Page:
Turkey and Cappadocia attractions

Turkey and Cappadocia attractions

Incredible Turkey … the location at the middle between East and West influences. Cappadocia’s underground cities first began to be chiseled out of the ground in the Bronze Age Hittite era, but they are most famous for their early Byzantine history (6th and 7th centuries), when the region’s Christians took to living underground for long periods to escape from Arab and Persian invaders. Kaymakli Underground City is Cappadocia’s largest example, with a labyrinth of rooms connected by tunnels that extends for eight levels. Four of these levels can be explored by visitors.Heading underground into the mazy network of tunnels is a fascinating experience, but those with claustrophobia should be aware that some of the tunnels are exceedingly narrow.

At 14 kilometers (9 miles), Patara is one of the longest stretches of sandy beach found anywhere in the Mediterranean. The beach is backed only by ancient Lycian and Roman ruins and swooping dunes with no buildings visible except of a small cafe. Patara Beach is also the breeding ground of the endangered Loggerhead turtle. The nearby village of Patara was the birthplace of St Nicholas, the 4th-century Byzantine bishop who later passed into legend as Santa Claus.

One of Turkey’s most famous natural wonders, the pure white travertine terraces of Pamukkale (“Cotton Castle” in English) cascade down the slope looking like an out-of-place snowfield amid the green landscape. Although the travertines are themselves a highlight of a Turkey trip, the vast and rambling ruins of Roman Hierapolis, an ancient spa town, lie on the top of this calcite hill, providing another reason to visit. For the best photographs, come at dusk when the travertines glow as the sun sinks below the horizon.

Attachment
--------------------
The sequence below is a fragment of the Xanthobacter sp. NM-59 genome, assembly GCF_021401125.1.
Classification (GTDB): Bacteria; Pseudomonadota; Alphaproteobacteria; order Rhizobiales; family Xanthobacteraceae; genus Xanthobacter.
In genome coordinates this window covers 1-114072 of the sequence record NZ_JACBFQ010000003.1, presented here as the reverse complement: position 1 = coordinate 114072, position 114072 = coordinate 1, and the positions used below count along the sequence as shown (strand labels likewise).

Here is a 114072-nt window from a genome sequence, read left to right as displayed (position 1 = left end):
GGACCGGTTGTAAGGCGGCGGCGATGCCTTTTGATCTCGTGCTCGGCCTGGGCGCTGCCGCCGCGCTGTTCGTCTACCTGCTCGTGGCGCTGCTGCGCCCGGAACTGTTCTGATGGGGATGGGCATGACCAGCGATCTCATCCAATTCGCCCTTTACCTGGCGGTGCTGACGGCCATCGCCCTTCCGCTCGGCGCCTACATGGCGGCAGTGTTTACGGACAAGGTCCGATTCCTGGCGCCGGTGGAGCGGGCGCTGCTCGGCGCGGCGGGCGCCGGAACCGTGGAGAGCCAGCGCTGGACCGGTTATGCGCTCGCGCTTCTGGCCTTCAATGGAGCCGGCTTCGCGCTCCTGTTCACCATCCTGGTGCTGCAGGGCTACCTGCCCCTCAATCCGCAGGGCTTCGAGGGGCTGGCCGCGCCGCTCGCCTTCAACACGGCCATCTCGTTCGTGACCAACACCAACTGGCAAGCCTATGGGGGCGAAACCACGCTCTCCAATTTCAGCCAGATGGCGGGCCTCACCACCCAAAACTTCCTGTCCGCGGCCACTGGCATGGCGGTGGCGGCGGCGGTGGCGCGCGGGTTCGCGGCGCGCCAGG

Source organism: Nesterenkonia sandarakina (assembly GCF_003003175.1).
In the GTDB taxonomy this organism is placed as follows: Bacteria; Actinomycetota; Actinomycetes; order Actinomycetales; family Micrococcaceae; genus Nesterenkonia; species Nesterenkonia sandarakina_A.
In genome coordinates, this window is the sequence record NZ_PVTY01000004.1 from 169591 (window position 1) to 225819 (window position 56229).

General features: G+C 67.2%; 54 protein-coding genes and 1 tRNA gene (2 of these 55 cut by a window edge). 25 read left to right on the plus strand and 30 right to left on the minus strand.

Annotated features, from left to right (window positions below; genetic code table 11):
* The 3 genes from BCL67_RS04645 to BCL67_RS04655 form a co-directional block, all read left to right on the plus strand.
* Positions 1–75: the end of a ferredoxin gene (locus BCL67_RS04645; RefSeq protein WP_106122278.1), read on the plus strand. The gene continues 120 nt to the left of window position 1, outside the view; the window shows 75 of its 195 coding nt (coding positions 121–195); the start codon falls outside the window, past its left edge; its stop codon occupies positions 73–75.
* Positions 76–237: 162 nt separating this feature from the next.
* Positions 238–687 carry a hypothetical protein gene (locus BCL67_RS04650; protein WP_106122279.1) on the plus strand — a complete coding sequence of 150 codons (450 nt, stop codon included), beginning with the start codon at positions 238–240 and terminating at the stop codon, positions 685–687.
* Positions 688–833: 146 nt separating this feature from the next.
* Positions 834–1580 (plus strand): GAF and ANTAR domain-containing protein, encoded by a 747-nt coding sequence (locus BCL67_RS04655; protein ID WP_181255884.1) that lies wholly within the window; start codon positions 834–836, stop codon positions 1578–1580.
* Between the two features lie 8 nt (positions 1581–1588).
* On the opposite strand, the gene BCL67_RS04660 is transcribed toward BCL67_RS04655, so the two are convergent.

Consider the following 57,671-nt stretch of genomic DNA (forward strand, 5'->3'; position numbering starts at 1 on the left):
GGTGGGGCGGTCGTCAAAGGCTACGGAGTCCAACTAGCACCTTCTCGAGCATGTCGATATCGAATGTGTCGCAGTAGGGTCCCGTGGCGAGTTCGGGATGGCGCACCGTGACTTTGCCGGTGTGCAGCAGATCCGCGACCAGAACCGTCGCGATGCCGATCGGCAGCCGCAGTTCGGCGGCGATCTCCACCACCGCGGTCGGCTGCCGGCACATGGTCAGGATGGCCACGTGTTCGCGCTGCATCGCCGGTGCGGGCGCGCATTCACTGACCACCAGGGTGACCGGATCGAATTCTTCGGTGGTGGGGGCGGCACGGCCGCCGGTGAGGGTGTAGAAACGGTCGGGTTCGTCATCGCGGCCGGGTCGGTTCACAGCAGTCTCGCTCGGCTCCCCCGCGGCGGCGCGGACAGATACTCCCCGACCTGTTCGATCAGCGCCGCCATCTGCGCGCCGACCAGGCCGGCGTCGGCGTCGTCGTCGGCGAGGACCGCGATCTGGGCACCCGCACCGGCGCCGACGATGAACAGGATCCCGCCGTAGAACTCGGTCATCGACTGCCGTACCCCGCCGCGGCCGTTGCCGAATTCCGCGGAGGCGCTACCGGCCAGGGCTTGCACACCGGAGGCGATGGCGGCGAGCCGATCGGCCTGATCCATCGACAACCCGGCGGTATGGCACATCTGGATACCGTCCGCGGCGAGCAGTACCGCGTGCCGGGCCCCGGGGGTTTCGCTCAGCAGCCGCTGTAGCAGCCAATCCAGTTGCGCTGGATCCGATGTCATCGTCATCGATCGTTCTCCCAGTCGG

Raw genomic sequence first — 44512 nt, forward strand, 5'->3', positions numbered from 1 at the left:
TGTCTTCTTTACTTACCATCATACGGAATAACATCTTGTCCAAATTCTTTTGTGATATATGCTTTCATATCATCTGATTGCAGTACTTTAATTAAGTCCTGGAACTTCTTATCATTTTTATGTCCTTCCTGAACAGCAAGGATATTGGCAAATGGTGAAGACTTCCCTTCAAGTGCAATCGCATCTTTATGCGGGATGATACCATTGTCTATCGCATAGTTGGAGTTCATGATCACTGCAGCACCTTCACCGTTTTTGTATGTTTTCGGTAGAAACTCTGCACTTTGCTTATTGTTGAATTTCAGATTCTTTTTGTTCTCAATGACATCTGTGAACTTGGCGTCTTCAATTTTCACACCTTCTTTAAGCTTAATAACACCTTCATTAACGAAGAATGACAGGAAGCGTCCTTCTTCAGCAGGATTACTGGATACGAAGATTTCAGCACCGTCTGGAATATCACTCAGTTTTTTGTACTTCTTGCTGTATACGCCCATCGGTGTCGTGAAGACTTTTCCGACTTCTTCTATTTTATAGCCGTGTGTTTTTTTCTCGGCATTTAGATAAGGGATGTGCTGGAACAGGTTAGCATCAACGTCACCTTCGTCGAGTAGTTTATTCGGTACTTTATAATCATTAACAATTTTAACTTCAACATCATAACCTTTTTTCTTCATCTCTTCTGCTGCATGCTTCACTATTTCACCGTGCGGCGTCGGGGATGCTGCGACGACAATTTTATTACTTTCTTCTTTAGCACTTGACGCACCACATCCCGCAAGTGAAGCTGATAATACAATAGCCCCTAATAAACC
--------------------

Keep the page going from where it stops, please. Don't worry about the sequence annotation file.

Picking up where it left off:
An imposing tourist attraction in one of Turkey’s most popular resorts, Bodrum Castle has provided many a visitor with an afternoon of exploration when a break from the sun lounger is required. This impressive 15th century citadel was originally built by Christian knights. Today, Bodrum Castle is open to the public and houses the world renowned Museum of Underwater Archaeology founded in 1962.

A Cappadocia balloon ride is a fantastic way to explore the rolling stone and rippling of the cliffs with their green landscape that was formed by the volcanic eruptions, the vegetable plots and vineyards that are tended to by the local farmers. Many tours of Cappadocia will show you the hermit hideouts carved into the soft volcanic rock. Read more about Cappadocia hot air balloon ride.

Travelers who love to shop shouldn’t miss out on a visit to the Grand Bazaar, with 5,000 shops making it one of the largest indoor marketplaces in the world. Receiving more than a quarter-million visitors a day, the bazaar features such items as jewelry, carpets that may or may not fly, spices, antiques and hand-painted ceramics. The bazaar dates back to 1461 and today is home to two mosques, four fountains, two hammams or steam baths, and the Cevahir Bedesten, where the rarest and most valuable items have been found traditionally. Here is where shoppers will find old coins, jewelry with precious gems, inlaid weapons and antique furniture.

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